Dr. Norman A. Godman (Greenock and Inverclyde): I remind my right hon. Friend that a Special Standing Committee was set up three years ago, I think, to examine the Children (Scotland) Bill. The establishment of the Committee enabled us to cross-examine expert witnesses. It may be useful to reflect on the Standing Order--I think that it is Standing Order No. 91--that allows such a Committee to be created. That might be a useful way forward.

Mrs. Taylor: I agree. There were times during the previous Parliament when we, the then Opposition, suggested that very procedure. We were told, however, that it would not be acceptable. I think that we need to change our approach and to consider the approach that my hon. Friend has suggested in appropriate circumstances.

I am not saying that every Bill should receive consideration by pre-legislative Committees or a Special Standing Committee; that could cause unnecessary duplication and delay. We should, however, consider what is appropriate for each Bill, and Government and Parliament should be more willing to use the available options more freely. There should be more discussion about that.

My hon. Friend the Member for Newport, West (Mr. Flynn) mentioned the Child Support Agency. There was agreement on both sides of the House that something should be done and that fathers had a responsibility towards their children. The Bill was subject to the usual procedures, and I understand why the then Government wanted to act quickly. At the end of the day, however, the Bill was flawed. It satisfied no one and angered many. We all received the case load that proved that.

Sir Patrick Cormack (South Staffordshire): I speak as a Chairman of Committees. I am always disturbed that Government Back-Bench Members, whichever party is in government, say virtually nothing. They have a contribution to make and Bills should be timetabled in such a way that Government as well as Opposition Back-Bench Members can make constructive contributions to debate.

Mrs. Taylor: There has to be a role for constructive contributions, and Back Benchers--and we have many of them--will be very dissatisfied if they are not allowed to make a constructive contribution.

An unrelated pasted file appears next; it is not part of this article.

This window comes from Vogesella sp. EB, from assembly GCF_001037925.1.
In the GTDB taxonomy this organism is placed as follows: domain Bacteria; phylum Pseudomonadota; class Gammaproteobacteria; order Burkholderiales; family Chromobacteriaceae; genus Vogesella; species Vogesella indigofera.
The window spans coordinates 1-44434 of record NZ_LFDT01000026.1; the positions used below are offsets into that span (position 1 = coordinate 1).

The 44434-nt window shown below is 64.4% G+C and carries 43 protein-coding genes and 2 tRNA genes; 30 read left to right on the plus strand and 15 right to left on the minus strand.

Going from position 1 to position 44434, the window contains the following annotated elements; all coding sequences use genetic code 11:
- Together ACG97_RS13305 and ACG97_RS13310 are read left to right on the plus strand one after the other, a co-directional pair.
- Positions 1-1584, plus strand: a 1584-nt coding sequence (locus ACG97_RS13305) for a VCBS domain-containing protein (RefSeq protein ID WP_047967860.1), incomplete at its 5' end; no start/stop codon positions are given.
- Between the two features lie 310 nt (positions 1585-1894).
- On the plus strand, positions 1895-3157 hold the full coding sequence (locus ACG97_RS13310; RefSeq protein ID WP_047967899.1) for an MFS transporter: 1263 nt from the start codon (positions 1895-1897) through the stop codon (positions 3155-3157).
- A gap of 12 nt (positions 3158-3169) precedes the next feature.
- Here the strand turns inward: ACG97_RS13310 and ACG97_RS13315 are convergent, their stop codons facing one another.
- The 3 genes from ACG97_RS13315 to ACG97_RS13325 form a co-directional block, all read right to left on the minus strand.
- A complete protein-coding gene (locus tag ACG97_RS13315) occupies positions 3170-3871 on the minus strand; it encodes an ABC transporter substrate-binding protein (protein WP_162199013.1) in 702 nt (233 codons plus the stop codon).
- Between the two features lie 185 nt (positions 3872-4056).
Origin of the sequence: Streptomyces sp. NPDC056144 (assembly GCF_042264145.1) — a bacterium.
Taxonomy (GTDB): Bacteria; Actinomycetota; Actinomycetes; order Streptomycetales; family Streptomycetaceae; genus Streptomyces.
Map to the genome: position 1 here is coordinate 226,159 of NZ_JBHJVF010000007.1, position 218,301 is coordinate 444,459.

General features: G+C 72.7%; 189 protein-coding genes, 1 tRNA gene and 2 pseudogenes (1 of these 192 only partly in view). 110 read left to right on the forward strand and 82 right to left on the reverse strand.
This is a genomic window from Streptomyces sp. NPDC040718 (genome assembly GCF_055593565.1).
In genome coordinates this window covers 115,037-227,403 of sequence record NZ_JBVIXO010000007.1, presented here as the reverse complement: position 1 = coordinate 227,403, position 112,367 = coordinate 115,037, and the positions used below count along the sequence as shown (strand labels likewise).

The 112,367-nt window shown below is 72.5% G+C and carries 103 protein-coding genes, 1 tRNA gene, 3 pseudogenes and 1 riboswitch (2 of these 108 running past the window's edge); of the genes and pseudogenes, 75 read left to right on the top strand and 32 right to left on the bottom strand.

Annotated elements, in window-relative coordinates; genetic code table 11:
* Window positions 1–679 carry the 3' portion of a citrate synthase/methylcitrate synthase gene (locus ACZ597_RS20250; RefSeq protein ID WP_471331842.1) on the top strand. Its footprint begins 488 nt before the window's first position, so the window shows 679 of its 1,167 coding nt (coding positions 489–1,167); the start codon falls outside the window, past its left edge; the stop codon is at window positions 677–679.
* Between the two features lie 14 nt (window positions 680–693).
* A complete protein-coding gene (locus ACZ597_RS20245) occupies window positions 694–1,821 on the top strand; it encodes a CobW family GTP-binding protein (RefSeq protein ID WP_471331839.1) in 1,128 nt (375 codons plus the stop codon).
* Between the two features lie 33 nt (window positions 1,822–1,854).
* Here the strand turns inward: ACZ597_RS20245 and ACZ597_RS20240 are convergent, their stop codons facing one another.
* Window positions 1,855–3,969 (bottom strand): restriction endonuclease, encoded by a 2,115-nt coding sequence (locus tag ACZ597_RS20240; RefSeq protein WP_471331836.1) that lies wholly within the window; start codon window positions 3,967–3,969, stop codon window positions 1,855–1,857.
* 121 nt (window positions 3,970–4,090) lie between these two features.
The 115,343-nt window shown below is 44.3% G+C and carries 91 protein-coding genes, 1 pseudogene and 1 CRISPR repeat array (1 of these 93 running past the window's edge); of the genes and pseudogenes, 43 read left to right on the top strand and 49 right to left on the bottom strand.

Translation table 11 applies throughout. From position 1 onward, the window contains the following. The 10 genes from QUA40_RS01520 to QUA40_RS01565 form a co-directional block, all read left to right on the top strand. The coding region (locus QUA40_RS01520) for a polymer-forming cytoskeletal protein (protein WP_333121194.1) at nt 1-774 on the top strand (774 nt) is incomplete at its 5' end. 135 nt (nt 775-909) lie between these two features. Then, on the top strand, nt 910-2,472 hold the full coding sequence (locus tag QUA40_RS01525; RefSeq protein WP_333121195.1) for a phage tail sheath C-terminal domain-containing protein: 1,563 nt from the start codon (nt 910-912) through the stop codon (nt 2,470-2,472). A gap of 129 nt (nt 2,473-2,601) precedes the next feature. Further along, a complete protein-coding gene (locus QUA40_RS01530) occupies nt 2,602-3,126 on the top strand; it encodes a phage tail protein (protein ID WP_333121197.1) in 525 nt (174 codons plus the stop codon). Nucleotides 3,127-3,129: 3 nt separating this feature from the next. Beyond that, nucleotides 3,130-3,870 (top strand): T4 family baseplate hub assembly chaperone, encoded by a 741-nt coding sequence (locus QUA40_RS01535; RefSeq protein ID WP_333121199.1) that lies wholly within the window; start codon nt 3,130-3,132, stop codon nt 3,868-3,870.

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Had we scrutinised the Child Support Agency Bill differently, some of that scrutiny might have led to delay. In those circumstances, there are already provisions for the use of a rollover mechanism, but at the moment that is considered to be dreadful and something that should never happen. If we take a more mature approach and allow extra time for better scrutiny, we must consider whether we should move in that direction.

The Government are willing to acknowledge that more could be done by way of publishing draft Bills. In fact, it is our intention to publish during this Session a record number of draft Bills--we will move on this as quickly as possible--on a range of subjects: a food standards agency, freedom of information and tobacco advertising. Although there might be disagreement about how we should tackle the problems of smoking, especially among young people, there is cross-party agreement that something should be done. Other subjects include financial services, limited liability partnerships and the control of communicable diseases. There are areas where we could, to good effect, publish draft Bills and then consider the role of Parliament in ensuring proper scrutiny.

Mr. Richard Burden (Birmingham, Northfield): Does my right hon. Friend agree that, in addition to draft Bills, which can perform a useful function, the fact that the Government are looking at other consensus-building mechanisms on the big political issues of the day should be welcomed? I add my welcome--I hope that she will, too--to the comments made by my right hon. Friend the Home Secretary just a couple of days ago that he wishes to make early progress on the establishment of a commission to examine the methods that are used to elect Members to this place. That is a consensus-building mechanism that can work and needs to be welcomed.